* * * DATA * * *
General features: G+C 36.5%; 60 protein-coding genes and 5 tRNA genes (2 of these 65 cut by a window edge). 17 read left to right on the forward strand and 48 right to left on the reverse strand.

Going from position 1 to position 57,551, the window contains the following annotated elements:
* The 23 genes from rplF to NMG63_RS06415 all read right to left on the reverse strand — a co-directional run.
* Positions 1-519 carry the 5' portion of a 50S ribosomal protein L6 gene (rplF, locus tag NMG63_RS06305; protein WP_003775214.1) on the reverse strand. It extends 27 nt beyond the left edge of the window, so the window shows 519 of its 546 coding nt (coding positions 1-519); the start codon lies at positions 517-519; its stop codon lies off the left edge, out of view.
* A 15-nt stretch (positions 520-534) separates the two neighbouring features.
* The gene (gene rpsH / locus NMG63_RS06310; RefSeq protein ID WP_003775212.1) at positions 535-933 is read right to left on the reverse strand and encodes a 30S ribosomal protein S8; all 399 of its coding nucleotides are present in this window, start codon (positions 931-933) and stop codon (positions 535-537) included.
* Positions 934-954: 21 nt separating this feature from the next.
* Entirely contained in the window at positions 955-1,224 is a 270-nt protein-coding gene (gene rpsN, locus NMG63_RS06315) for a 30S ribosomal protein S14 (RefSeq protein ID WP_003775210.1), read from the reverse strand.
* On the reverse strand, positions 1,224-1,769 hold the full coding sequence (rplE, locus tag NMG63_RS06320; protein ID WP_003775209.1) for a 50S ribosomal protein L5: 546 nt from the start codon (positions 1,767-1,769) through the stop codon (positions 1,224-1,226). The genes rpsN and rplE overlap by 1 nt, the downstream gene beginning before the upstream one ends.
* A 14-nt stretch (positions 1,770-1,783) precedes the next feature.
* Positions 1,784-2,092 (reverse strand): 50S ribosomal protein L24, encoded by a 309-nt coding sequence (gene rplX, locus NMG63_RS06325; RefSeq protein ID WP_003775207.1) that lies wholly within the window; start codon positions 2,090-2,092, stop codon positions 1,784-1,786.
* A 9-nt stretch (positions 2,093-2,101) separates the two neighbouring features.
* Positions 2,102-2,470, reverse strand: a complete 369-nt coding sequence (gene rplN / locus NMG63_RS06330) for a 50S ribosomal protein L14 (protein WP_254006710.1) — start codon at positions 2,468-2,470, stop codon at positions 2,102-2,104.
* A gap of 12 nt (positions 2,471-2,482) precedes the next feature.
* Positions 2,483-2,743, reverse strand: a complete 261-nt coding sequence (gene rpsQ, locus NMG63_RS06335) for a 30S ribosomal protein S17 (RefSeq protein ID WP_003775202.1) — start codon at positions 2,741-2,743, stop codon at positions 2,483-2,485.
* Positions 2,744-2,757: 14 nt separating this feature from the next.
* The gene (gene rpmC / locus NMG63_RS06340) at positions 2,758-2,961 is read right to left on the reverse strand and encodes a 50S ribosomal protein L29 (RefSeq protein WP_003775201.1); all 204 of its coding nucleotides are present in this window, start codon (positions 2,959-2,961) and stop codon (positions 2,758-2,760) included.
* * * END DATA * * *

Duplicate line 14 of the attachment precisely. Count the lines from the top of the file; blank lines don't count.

* A gap of 12 nt (positions 2,471-2,482) precedes the next feature.